Most people with diabetes have heard that they need to have their eyes checked on a regular basis. But how many of them actually know why?
Diabetes has such a profound impact on your general health and usually creates symptoms that are noticeable and urgent. So it makes sense that people forget about the impact diabetes can have on their eyes, particularly when symptoms are seldom noticed until they’ve already lost a significant portion of their vision.
I’m of the opinion that, if patients with diabetes understand exactly what diabetes does to their eyes, they’re more likely to stick to a regular eye exam schedule. So let’s dive into diabetes and find out exactly how it can impact your vision.
How Does Diabetes Affect Vision?
Diabetes makes it difficult for your body to regulate your blood sugar. After a while, high blood sugar can damage the delicate blood vessels in your eyes, which leads to diabetic eye disease.
Can I Go Blind From Diabetes?
The unfortunate short answer is yes; you can go blind from diabetes-related eye issues. However, that’s not to say that you will go blind. If you monitor your blood sugar and keep it under control as much as you can, your eyes are less likely to sustain damage.
Beyond that, seeing your optometrist as often as needed will help ensure any potential eye health concerns are detected and treated early, preserving more of your vision.
Diabetic Eye Disease
The term diabetic eye disease is really a catch-all phrase to describe any eye disease that develops as a result of diabetes. More often than not, diabetic eye disease refers to diabetic retinopathy and diabetic macular edema.
As high blood glucose levels damage the blood vessels in the retina, they can start to leak blood and fluid into the eye. Your eye may try to replace these damaged blood vessels by growing new ones; however, the new blood vessels are weak and irregular and can create scar tissue, which impacts your vision.
Diabetic Macular Edema
If diabetic retinopathy is untreated, it can develop into diabetic macular edema. The macula is a small area of the retina that’s responsible for your central vision, which allows you to read words and recognize facial features.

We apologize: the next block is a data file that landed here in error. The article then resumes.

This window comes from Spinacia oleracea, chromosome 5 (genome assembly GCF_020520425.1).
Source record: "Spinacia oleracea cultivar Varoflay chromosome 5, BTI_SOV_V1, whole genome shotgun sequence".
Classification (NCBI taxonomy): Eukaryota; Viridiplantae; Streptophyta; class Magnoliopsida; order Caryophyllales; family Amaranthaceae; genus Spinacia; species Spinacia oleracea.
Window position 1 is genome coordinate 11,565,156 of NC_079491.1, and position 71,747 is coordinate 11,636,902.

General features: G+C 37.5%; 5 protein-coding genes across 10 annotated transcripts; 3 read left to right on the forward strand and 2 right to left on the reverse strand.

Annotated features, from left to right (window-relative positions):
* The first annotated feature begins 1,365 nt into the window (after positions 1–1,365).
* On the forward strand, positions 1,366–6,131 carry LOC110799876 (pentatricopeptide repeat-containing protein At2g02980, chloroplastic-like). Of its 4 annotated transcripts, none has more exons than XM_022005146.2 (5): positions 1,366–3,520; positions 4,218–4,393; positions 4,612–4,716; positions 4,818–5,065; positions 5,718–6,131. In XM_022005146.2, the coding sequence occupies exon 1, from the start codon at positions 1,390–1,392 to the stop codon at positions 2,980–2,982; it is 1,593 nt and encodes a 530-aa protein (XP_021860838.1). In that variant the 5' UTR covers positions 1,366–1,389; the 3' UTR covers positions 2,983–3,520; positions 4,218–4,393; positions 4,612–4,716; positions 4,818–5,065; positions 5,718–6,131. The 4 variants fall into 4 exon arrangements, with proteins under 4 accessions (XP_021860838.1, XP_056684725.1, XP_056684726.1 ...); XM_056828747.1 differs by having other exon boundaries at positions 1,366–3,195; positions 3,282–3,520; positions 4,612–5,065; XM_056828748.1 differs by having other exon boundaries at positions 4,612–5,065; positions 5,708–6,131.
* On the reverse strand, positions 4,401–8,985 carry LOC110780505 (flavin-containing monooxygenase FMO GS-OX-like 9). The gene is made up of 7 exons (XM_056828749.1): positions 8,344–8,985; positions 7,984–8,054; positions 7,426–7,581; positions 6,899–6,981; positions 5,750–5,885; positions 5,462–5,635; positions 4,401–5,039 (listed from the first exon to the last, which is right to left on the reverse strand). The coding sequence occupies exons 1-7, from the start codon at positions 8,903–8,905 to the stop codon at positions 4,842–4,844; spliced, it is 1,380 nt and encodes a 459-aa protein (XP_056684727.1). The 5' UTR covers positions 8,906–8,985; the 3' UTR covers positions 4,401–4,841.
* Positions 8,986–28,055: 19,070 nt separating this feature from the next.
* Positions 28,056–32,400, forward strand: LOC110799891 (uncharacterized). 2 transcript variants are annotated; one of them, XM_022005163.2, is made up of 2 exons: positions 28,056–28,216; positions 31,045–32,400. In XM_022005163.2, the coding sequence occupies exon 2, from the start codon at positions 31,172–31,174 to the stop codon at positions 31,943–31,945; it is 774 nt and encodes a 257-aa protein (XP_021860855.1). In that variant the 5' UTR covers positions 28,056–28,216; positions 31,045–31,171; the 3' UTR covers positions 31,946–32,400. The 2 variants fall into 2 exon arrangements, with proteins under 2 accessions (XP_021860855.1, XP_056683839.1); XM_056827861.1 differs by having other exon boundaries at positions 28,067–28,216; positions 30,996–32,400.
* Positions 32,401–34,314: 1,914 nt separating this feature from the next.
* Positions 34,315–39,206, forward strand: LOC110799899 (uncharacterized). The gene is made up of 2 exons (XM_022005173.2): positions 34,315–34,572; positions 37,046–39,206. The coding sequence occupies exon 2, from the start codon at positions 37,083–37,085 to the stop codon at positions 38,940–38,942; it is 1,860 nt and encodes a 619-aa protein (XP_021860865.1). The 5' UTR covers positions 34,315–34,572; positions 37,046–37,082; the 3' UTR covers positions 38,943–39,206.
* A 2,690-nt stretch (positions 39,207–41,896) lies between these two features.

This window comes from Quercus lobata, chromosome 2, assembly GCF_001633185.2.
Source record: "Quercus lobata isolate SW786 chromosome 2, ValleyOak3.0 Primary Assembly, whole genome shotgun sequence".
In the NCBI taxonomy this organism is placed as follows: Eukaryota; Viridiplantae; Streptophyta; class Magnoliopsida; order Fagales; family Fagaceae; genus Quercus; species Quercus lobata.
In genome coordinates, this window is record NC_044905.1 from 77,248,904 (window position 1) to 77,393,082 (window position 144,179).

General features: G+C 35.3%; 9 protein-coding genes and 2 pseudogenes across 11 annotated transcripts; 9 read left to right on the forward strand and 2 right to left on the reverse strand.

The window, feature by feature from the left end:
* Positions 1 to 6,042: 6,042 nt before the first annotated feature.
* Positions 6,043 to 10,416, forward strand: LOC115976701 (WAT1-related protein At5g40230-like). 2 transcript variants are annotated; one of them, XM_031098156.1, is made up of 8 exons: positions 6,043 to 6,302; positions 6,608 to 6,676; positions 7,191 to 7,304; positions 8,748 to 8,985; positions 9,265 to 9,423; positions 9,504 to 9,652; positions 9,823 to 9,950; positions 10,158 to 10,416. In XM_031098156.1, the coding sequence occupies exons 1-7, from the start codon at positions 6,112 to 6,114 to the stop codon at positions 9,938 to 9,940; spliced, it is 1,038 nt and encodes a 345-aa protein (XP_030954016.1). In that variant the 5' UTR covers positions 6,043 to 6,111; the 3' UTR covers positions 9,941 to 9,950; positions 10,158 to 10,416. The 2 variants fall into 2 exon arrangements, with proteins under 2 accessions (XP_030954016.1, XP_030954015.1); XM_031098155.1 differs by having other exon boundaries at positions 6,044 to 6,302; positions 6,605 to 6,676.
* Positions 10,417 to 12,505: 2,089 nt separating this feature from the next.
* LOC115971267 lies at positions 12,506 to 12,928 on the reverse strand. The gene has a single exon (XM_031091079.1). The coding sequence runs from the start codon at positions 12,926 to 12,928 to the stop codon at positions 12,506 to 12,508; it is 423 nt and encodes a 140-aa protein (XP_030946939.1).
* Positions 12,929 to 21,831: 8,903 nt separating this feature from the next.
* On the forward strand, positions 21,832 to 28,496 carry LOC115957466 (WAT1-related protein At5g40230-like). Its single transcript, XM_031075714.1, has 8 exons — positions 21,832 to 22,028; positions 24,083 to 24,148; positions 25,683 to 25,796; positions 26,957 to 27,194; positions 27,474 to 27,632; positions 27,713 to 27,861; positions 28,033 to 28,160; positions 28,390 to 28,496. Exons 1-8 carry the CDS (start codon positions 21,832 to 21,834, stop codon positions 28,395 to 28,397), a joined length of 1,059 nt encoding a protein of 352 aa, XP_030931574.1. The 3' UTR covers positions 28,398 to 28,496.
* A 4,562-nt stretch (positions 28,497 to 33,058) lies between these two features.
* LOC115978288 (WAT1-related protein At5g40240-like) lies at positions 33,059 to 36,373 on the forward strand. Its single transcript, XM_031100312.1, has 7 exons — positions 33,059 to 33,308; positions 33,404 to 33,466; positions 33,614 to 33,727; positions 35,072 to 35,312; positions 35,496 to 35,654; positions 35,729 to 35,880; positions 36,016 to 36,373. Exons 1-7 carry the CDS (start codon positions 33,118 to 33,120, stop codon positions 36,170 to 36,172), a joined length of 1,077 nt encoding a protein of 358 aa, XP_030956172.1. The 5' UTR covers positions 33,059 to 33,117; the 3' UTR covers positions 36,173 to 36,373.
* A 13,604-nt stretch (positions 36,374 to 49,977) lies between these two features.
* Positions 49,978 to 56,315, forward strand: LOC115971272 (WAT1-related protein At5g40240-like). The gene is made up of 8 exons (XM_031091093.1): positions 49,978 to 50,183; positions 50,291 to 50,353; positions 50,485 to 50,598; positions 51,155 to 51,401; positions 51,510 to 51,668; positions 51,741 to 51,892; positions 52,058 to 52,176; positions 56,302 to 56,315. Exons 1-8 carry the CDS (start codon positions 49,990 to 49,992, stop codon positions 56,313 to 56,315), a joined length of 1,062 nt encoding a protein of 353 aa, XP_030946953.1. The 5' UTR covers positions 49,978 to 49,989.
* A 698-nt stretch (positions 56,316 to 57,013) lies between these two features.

As damaged retinal blood vessels continue to leak, the retina swells. The swelling continues to worsen until the macula is completely obscured by the inflamed retinal tissue.
Symptoms to Watch For
While diabetic eye disease does present symptoms, most noticeable symptoms don’t appear until your eyes have already undergone significant damage, which is why it’s so important to see your optometrist regularly.
Symptoms of diabetic eye disease may include:
- Blurry vision
- Dark spots
- Compromised colour vision
- Inconsistent vision
- Vision loss
Understanding the Risk Factors
In addition to diabetic retinopathy and diabetic macular edema, diabetes increases your risk of developing a number of other eye diseases. If you are living with diabetes, you are more likely to develop:
- Age-related macular degeneration
How Often Should I Really Visit My Optometrist?
If you have diabetes, you need to see your optometrist at least once a year. While your general practitioner may perform basic vision testing, this will not be enough to catch diabetic eye disease in its early stages.
Your optometrist has access to specialized testing equipment that can evaluate your retinal health and potentially save your eyesight before you notice any vision loss. Of course, you should continue to see your family doctor, but you need to see your optometrist as well.
It’s important to note that annual eye exams are just a baseline. If you have already developed vision issues due to diabetes, or have other risk factors in play, your optometrist may want to see you more often. It’s absolutely crucial is that you see your optometrist exactly as often as they recommend. It’s the best and only way to protect your eyesight from diabetes-related damage.